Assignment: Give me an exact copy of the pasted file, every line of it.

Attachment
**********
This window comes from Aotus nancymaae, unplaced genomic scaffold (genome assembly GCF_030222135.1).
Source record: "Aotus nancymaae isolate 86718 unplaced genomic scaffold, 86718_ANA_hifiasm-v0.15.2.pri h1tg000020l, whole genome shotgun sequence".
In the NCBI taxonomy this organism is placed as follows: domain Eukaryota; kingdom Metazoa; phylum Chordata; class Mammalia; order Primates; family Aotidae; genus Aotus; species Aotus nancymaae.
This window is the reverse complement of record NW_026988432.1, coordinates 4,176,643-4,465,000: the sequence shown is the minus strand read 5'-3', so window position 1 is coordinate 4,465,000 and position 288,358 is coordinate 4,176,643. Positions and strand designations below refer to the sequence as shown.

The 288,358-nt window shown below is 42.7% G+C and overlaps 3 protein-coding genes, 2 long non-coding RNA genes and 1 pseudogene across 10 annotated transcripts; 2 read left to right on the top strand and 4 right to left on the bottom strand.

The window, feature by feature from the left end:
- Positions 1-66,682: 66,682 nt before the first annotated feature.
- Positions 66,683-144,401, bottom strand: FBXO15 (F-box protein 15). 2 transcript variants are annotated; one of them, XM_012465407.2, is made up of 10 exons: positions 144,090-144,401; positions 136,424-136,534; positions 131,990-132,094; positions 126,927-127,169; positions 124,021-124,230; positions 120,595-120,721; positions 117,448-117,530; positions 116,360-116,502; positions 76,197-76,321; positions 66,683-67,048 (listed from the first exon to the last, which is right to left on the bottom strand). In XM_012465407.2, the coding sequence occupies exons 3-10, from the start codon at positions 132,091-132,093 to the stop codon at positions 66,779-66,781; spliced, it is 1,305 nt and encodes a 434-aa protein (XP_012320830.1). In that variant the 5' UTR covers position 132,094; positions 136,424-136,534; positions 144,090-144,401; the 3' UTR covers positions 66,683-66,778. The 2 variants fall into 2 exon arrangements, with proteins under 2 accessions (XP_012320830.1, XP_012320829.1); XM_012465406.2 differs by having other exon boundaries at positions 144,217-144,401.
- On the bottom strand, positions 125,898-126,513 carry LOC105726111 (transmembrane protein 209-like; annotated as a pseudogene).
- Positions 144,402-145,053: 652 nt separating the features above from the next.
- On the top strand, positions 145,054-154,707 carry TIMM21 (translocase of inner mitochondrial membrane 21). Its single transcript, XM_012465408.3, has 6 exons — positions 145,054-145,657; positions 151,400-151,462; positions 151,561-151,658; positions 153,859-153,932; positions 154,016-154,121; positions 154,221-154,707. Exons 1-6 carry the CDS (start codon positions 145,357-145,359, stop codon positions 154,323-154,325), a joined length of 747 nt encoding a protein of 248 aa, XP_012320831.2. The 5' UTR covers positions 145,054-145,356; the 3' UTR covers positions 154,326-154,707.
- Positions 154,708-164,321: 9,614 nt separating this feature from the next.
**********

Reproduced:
This window comes from Aotus nancymaae, unplaced genomic scaffold (genome assembly GCF_030222135.1).
Source record: "Aotus nancymaae isolate 86718 unplaced genomic scaffold, 86718_ANA_hifiasm-v0.15.2.pri h1tg000020l, whole genome shotgun sequence".
In the NCBI taxonomy this organism is placed as follows: domain Eukaryota; kingdom Metazoa; phylum Chordata; class Mammalia; order Primates; family Aotidae; genus Aotus; species Aotus nancymaae.
This window is the reverse complement of record NW_026988432.1, coordinates 4,176,643-4,465,000: the sequence shown is the minus strand read 5'-3', so window position 1 is coordinate 4,465,000 and position 288,358 is coordinate 4,176,643. Positions and strand designations below refer to the sequence as shown.

The 288,358-nt window shown below is 42.7% G+C and overlaps 3 protein-coding genes, 2 long non-coding RNA genes and 1 pseudogene across 10 annotated transcripts; 2 read left to right on the top strand and 4 right to left on the bottom strand.

The window, feature by feature from the left end:
- Positions 1-66,682: 66,682 nt before the first annotated feature.
- Positions 66,683-144,401, bottom strand: FBXO15 (F-box protein 15). 2 transcript variants are annotated; one of them, XM_012465407.2, is made up of 10 exons: positions 144,090-144,401; positions 136,424-136,534; positions 131,990-132,094; positions 126,927-127,169; positions 124,021-124,230; positions 120,595-120,721; positions 117,448-117,530; positions 116,360-116,502; positions 76,197-76,321; positions 66,683-67,048 (listed from the first exon to the last, which is right to left on the bottom strand). In XM_012465407.2, the coding sequence occupies exons 3-10, from the start codon at positions 132,091-132,093 to the stop codon at positions 66,779-66,781; spliced, it is 1,305 nt and encodes a 434-aa protein (XP_012320830.1). In that variant the 5' UTR covers position 132,094; positions 136,424-136,534; positions 144,090-144,401; the 3' UTR covers positions 66,683-66,778. The 2 variants fall into 2 exon arrangements, with proteins under 2 accessions (XP_012320830.1, XP_012320829.1); XM_012465406.2 differs by having other exon boundaries at positions 144,217-144,401.
- On the bottom strand, positions 125,898-126,513 carry LOC105726111 (transmembrane protein 209-like; annotated as a pseudogene).
- Positions 144,402-145,053: 652 nt separating the features above from the next.
- On the top strand, positions 145,054-154,707 carry TIMM21 (translocase of inner mitochondrial membrane 21). Its single transcript, XM_012465408.3, has 6 exons — positions 145,054-145,657; positions 151,400-151,462; positions 151,561-151,658; positions 153,859-153,932; positions 154,016-154,121; positions 154,221-154,707. Exons 1-6 carry the CDS (start codon positions 145,357-145,359, stop codon positions 154,323-154,325), a joined length of 747 nt encoding a protein of 248 aa, XP_012320831.2. The 5' UTR covers positions 145,054-145,356; the 3' UTR covers positions 154,326-154,707.
- Positions 154,708-164,321: 9,614 nt separating this feature from the next.